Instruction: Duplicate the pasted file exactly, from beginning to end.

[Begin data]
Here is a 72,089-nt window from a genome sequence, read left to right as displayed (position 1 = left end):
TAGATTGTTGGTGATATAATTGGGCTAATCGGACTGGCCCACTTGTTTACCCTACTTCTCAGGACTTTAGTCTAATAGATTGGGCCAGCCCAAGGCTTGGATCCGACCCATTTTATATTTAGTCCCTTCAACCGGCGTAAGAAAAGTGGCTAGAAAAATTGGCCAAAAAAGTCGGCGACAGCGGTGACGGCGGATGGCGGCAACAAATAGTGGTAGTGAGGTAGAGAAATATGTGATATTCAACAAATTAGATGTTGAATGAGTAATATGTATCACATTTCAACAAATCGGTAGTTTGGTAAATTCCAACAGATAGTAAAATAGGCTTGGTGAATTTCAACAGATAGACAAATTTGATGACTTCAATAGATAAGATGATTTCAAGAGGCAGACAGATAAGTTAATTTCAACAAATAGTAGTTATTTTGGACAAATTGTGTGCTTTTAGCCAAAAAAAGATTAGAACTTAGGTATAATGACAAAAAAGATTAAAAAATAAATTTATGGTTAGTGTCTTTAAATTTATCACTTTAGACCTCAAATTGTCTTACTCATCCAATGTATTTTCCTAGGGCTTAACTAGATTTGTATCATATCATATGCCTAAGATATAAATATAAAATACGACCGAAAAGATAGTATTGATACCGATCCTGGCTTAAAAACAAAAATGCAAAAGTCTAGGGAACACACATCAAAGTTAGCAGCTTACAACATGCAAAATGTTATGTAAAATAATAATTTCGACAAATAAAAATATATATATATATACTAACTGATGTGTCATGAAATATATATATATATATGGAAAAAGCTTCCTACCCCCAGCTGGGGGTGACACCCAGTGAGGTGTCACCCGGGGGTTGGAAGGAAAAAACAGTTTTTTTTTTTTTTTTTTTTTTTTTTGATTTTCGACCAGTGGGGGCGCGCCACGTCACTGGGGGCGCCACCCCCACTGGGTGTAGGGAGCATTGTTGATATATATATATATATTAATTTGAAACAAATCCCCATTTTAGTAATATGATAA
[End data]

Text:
Here is a 72,089-nt window from a genome sequence, read left to right as displayed (position 1 = left end):
TAGATTGTTGGTGATATAATTGGGCTAATCGGACTGGCCCACTTGTTTACCCTACTTCTCAGGACTTTAGTCTAATAGATTGGGCCAGCCCAAGGCTTGGATCCGACCCATTTTATATTTAGTCCCTTCAACCGGCGTAAGAAAAGTGGCTAGAAAAATTGGCCAAAAAAGTCGGCGACAGCGGTGACGGCGGATGGCGGCAACAAATAGTGGTAGTGAGGTAGAGAAATATGTGATATTCAACAAATTAGATGTTGAATGAGTAATATGTATCACATTTCAACAAATCGGTAGTTTGGTAAATTCCAACAGATAGTAAAATAGGCTTGGTGAATTTCAACAGATAGACAAATTTGATGACTTCAATAGATAAGATGATTTCAAGAGGCAGACAGATAAGTTAATTTCAACAAATAGTAGTTATTTTGGACAAATTGTGTGCTTTTAGCCAAAAAAAGATTAGAACTTAGGTATAATGACAAAAAAGATTAAAAAATAAATTTATGGTTAGTGTCTTTAAATTTATCACTTTAGACCTCAAATTGTCTTACTCATCCAATGTATTTTCCTAGGGCTTAACTAGATTTGTATCATATCATATGCCTAAGATATAAATATAAAATACGACCGAAAAGATAGTATTGATACCGATCCTGGCTTAAAAACAAAAATGCAAAAGTCTAGGGAACACACATCAAAGTTAGCAGCTTACAACATGCAAAATGTTATGTAAAATAATAATTTCGACAAATAAAAATATATATATATATACTAACTGATGTGTCATGAAATATATATATATATATGGAAAAAGCTTCCTACCCCCAGCTGGGGGTGACACCCAGTGAGGTGTCACCCGGGGGTTGGAAGGAAAAAACAGTTTTTTTTTTTTTTTTTTTTTTTTTTGATTTTCGACCAGTGGGGGCGCGCCACGTCACTGGGGGCGCCACCCCCACTGGGTGTAGGGAGCATTGTTGATATATATATATATATTAATTTGAAACAAATCCCCATTTTAGTAATATGATAA